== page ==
The list of potential culprits in the New England Patriots’ loss to the Kansas City Chiefs on Sunday wasn’t short. The suspects included the referees whose blown calls nearly incited riots, the New England receivers who couldn’t get open, plus some guy on the other side of the field named Patrick Mahomes.
Then there was Tom Brady.
Prognosticating Brady’s demise has been a football sideshow for the better part of a decade. Cries of his downfall turned out to be a farce for so long that he became quite literally unprecedented: Brady has thrown more NFL passes as a 42-year-old than every other player his age—combined. He’s not just any 42-year-old. He’s the reigning Super Bowl champion quarterback.
But as the Patriots fell to the Chiefs 23-16 here on their home field, the numbers were unmistakable: Brady is playing as poorly as he ever has.
On the season, Brady is averaging his fewest yards per pass attempt since 2002, when most of his teammates were in elementary school and passing across the league was far less efficient. Over the last 10 games, he has a 78.9 passer rating, which ranks 25th out of 27 qualified passers. His yards per attempt, in that span, are dead last among those 27 quarterbacks.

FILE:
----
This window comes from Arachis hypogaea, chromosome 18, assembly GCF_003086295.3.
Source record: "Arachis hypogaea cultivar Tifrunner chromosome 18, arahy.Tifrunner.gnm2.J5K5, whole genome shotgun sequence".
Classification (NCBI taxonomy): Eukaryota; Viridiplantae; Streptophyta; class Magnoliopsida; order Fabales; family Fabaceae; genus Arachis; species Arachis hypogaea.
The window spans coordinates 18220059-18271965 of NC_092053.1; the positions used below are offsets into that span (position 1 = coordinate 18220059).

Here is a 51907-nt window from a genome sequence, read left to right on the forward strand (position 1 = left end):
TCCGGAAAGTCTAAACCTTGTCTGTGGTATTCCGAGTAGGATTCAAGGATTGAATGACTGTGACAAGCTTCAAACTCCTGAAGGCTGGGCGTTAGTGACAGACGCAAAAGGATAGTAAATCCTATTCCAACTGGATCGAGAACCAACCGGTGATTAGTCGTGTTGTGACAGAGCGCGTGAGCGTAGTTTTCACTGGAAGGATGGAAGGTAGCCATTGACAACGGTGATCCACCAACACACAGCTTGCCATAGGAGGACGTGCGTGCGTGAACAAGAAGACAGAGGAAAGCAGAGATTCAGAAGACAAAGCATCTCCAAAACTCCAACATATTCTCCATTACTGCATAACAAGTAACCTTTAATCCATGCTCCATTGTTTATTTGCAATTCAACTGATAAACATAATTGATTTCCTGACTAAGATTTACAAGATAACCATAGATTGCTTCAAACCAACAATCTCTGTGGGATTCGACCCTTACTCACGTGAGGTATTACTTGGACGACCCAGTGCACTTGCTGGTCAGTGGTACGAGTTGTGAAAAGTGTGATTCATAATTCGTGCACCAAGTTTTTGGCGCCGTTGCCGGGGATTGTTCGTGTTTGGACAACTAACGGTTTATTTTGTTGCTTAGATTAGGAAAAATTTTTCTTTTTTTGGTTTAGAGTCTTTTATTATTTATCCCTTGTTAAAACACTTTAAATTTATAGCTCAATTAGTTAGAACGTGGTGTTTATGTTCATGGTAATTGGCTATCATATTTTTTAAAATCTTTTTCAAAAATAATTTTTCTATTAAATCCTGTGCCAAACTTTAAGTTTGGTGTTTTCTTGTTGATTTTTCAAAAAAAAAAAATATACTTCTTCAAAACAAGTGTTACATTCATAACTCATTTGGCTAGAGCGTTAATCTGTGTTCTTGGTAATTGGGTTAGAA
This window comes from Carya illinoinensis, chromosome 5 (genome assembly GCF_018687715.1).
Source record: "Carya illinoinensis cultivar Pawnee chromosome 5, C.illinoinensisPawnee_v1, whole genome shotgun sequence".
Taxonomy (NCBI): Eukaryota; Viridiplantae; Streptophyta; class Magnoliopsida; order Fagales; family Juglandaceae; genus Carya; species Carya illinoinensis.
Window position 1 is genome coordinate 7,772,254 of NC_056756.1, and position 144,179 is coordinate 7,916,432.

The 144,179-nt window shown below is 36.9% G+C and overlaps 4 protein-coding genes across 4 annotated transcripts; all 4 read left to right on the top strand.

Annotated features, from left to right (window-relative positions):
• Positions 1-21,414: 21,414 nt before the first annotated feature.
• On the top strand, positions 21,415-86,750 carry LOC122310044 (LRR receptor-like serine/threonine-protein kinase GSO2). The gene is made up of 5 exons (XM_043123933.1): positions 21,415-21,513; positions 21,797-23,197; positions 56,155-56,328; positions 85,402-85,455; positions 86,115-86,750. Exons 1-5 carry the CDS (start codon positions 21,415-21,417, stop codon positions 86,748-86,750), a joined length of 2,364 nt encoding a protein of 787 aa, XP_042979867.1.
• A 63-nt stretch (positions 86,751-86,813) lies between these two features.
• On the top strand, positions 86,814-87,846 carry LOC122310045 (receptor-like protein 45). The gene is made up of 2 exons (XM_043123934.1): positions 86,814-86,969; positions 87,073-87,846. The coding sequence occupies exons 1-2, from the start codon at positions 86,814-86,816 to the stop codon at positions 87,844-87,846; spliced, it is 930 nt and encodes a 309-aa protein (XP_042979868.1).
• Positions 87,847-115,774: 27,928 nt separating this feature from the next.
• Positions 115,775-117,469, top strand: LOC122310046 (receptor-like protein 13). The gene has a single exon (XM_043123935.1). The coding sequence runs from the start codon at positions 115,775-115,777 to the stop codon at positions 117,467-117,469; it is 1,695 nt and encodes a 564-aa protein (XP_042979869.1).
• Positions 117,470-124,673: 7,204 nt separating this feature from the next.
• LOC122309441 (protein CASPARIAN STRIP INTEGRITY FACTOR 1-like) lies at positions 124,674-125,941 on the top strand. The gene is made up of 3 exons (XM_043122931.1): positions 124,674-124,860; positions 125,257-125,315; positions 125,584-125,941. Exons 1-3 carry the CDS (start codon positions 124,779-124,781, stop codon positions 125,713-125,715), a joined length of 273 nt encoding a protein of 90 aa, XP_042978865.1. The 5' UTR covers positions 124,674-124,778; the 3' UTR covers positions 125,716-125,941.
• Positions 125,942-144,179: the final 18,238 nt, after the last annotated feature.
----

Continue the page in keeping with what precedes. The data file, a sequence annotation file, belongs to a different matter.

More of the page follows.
The greatest irony may be that the same genius that allowed Brady to survive longer than any quarterback in NFL history may be underpinning his downfall. Brady, in large part, has stayed unimaginably healthy not due to a diet regimen of coconut chips, but because of how he styled his game. He throws short passes and gets rid of the ball quickly to stymie the incoming pass rush, which happens to compensate for the diminishments that come with age—decreased arm strength and durability.
But the same trends that prompt him to avoid hits are also integral to his problems: Brady has thrown away more passes than any quarterback in the NFL this season.
The result of all this: the Patriots have lost three of their last five games since an 8-0 start. Each came to phenom quarterbacks— Lamar Jackson, then Deshaun Watson and now Mahomes—while Brady has struggled, signaling the generational shift at hand.
But on Sunday, they weren’t beaten by Mahomes. The transcendent young quarterback was limited to a mediocre performance by New England’s transcendent defense, which can take most of the credit for the team’s 10-3 start. The Patriots lost because they didn’t score enough points, even in a game when they pulled out every trick to support their moribund offense.
On their opening touchdown drive, which was prolonged by two third-down penalties by Kansas City, Brady’s touchdown pass came on a flea-flicker that fooled the Chiefs defense so badly that Brady’s underthrown pass to Julian Edelman was still completed for the score.
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SOURCE: Wall Street Journal, Andrew Beaton